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Ionogels Could Conduct And Stretch In Soft Machines

Materials: An ionic liquid turns a polymer gel into an easily deformable conductor

by Neil Savage
May 14, 2014

That’s A Stretch
Schematic and photo of stretchable, transparent ionogel
Credit: ACS Appl. Mat. Interfaces
In this simple actuator (top), a piece of elastic polymer (light green) is stretched over a plastic frame, with a piece of ionogel (blue) on its top and bottom. When a voltage is applied to the aluminum wires attached to the gel sheets, the tape stretches from its original size (bottom left) to a larger area (bottom right).

Some engineers want to ditch hard metals and plastics and instead build machines with soft, shape-shifting materials to make wearable sensors or robots that can deform to squeeze through tight spaces. But to power these machines they need conducting materials that can bend and stretch along with moving parts. Hydrogels stretch and conduct electricity, but they eventually dry out and shrivel in air. Now researchers have created a gel that contains an ionic liquid instead of water—a so-called ionogel—that works as a transparent, stretchable conductor in open air (ACS Appl. Mat. Interfaces 2014, DOI: 10.1021/am501130t).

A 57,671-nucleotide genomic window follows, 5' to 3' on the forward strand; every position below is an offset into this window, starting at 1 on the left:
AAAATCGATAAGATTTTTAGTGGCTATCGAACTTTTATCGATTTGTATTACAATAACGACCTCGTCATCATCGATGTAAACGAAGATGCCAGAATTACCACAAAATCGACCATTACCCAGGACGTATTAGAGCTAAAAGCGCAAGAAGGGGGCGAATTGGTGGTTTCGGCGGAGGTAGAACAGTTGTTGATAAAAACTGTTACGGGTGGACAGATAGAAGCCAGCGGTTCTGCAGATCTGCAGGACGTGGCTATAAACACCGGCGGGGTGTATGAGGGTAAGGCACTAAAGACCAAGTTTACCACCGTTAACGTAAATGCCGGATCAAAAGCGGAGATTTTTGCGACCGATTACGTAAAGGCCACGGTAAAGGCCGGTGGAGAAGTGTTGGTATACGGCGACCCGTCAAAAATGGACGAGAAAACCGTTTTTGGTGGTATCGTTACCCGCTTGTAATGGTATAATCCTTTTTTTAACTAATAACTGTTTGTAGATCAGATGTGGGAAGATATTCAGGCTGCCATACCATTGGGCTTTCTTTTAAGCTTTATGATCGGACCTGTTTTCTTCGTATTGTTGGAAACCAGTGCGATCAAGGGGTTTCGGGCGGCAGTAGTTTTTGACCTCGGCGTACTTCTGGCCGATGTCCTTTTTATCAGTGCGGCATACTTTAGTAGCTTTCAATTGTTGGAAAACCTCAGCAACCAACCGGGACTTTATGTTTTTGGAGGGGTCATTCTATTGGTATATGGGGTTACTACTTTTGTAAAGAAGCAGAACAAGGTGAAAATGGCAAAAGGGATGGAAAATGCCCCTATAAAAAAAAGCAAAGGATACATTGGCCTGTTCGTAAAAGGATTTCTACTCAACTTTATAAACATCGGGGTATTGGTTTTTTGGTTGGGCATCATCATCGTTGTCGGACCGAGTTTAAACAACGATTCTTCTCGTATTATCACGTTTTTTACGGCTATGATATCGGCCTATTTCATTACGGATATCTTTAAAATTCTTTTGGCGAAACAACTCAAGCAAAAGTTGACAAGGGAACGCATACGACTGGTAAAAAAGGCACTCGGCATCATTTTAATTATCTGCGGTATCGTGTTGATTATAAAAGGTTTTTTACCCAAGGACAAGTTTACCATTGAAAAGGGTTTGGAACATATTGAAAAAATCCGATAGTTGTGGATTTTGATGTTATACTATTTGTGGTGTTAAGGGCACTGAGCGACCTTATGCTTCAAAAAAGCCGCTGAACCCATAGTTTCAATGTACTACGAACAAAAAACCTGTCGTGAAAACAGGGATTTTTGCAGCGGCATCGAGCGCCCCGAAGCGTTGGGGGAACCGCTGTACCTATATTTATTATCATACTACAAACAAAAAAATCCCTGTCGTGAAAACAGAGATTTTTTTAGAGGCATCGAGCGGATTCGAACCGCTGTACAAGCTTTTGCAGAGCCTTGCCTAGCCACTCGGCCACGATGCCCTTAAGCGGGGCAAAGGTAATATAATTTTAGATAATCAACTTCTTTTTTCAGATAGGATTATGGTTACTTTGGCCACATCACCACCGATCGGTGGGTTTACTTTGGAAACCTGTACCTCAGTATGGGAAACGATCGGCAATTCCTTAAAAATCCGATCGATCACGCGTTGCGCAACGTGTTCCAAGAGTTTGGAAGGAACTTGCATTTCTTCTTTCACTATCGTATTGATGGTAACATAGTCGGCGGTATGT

Zhigang Suo of Harvard University, Yong Mei Chen of Xi’an Jiaotong University, in China, and their colleagues made this ionogel by first mixing acrylic acid, poly(ethylene glycol) diacrylate, and α-ketoglutaric acid in the ionic liquid 1-ethyl-3-methylimidazolium ethylsulfate. They then irradiated the mixture with ultraviolet light for two hours. This caused the polymer chains to crosslink, forming a substance that Suo says has the consistency of Jell-O.

The team tested the ionogel by making a simple actuator out of an elastic polymer that changes shape in response to an applied voltage. They stretched the polymer over a 66.5-mm-diameter plastic frame and then attached circular sheets of ionogel to the top and bottom of the polymer. Finally, the researchers attached the sheets to aluminum electrodes connected to a power source. When they applied a voltage, the ionogel stretched with the polymer. The ionogel could stretch and relax for at least 1 million cycles without failing. And it could expand to 4.6 times its original length without breaking.

Suo says he would like to test the electrical and mechanical properties of other ionic liquids in the gel. For anything worn on the body, researchers would have to demonstrate that the liquid is biocompatible. But there are thousands of ionic liquids, he says, paving the way for a wide variety of applications.


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